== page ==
How to Compose a Construction Contract

A construction contract is a written agreement between the property owner and the construction contractor, citing the particular terms of the project. It states the parties that will be involved in the project and their obligations, costs, and duration of the work among other requirements. While engaging a lawyer is usually the easiest option for some homeowners, you can also opt for a standard contract or DIY. 

The Basic Elements of a Construction Contract 

Since you will need construction workers from time to time, it is important to learn how to compose a construction contract. A standard construction contract should comprise the following key elements. 

  • Project owner. 
  • General Contractor – The information about the contractor should also include his or her license number.
  • Sub-contractors – Indicate whether the general contractor will need to hire additional workers for the project.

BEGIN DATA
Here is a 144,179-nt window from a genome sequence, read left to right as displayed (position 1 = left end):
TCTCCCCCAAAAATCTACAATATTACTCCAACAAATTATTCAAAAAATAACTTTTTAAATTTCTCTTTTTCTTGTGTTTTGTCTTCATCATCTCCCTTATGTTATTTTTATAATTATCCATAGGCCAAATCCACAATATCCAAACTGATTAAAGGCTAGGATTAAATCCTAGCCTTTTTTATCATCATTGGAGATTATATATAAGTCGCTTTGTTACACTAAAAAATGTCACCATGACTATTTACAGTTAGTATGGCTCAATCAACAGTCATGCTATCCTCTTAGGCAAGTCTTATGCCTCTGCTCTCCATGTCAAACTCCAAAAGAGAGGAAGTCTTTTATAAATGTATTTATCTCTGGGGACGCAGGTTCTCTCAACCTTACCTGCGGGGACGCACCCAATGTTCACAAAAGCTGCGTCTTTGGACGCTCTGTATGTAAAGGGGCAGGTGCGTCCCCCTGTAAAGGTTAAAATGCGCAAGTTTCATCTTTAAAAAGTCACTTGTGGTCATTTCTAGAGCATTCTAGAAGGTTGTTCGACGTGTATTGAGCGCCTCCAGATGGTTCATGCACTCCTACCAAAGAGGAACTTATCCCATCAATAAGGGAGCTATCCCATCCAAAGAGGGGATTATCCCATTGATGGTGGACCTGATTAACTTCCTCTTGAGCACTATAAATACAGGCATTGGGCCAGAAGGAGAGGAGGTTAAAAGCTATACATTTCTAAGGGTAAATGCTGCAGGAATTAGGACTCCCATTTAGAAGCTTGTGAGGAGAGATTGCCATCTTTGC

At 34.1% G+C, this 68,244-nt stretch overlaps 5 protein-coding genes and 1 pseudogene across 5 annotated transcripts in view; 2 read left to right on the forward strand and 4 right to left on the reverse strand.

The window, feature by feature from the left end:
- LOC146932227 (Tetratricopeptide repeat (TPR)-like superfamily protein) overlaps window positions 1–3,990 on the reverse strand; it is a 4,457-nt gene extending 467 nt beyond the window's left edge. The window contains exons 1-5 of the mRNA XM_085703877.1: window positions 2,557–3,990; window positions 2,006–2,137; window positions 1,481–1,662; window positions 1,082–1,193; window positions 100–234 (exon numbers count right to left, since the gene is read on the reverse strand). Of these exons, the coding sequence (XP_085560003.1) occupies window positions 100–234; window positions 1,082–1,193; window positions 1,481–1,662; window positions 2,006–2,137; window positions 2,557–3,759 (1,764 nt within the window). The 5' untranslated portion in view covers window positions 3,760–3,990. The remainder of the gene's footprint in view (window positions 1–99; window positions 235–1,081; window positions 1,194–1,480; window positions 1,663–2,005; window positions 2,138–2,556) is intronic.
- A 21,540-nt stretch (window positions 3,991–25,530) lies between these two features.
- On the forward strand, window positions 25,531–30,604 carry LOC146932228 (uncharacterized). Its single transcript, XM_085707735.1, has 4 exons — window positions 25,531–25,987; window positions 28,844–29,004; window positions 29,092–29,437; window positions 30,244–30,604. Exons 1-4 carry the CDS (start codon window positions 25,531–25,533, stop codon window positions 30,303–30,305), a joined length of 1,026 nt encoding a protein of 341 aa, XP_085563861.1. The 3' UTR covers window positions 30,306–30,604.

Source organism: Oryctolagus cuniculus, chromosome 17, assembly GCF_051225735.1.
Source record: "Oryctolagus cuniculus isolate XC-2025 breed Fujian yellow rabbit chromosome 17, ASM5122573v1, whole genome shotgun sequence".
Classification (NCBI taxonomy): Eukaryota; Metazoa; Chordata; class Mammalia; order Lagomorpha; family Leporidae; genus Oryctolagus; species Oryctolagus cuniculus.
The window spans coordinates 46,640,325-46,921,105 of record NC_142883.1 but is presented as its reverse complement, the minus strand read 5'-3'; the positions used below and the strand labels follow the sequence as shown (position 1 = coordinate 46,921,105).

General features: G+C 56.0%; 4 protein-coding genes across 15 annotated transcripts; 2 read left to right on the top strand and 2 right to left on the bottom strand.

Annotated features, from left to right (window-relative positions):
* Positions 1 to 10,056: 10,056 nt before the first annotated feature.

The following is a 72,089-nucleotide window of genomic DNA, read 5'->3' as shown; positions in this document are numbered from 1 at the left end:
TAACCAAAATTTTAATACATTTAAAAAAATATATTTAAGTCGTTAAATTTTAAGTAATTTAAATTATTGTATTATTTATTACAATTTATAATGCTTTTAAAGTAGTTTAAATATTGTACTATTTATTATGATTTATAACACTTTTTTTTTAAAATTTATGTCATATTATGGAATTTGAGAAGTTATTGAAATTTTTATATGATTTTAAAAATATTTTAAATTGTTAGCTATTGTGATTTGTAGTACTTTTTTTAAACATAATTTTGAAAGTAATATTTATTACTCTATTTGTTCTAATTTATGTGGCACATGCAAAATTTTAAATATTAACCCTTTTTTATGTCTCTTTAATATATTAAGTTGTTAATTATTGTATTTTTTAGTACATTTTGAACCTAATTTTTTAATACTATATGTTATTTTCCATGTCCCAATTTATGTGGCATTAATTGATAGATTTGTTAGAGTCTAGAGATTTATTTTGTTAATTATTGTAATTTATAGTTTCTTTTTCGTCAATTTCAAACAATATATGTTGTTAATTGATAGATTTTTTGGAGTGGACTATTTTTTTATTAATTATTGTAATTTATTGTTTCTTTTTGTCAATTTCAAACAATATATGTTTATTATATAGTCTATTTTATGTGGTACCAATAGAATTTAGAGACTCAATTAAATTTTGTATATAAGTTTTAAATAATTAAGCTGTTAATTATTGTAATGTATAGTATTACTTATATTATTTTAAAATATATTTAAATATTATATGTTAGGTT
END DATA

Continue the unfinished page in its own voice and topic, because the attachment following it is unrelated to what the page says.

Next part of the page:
• Project Site – The address or location of the worksite. 
  • Description of the Work – You should precisely explain all the construction works to be done with the specific agreements for the same. 
  • Contract Pricing and Payment – Give a proper breakdown of all the construction costs and, state how payments will be made. 
  • Accompanying Documents – Attach all the documents related to the contract including building plans and blueprints. 
  • Construction Materials and Labor – State the party that will supply and pay for the construction materials and labor. 
  • Licensing and Permits – The contract should show the party that will obtain the required permits and licenses for the proposed works. 
  • Starting and Completion dates.  
  • Work Changes – State how any changes to the agreements will be handled after the commencement of the project. 
  • Project Warranties – You should also indicate the specific warranties given by the contractor for the project. 

The above elements are the most important when developing a construction contract. However, you may also want to consider adding other aspects like insurance, indemnification, inspections and force majeure. Overall, you should focus on composing a contract that mutually benefits both the project owner and contractor. 

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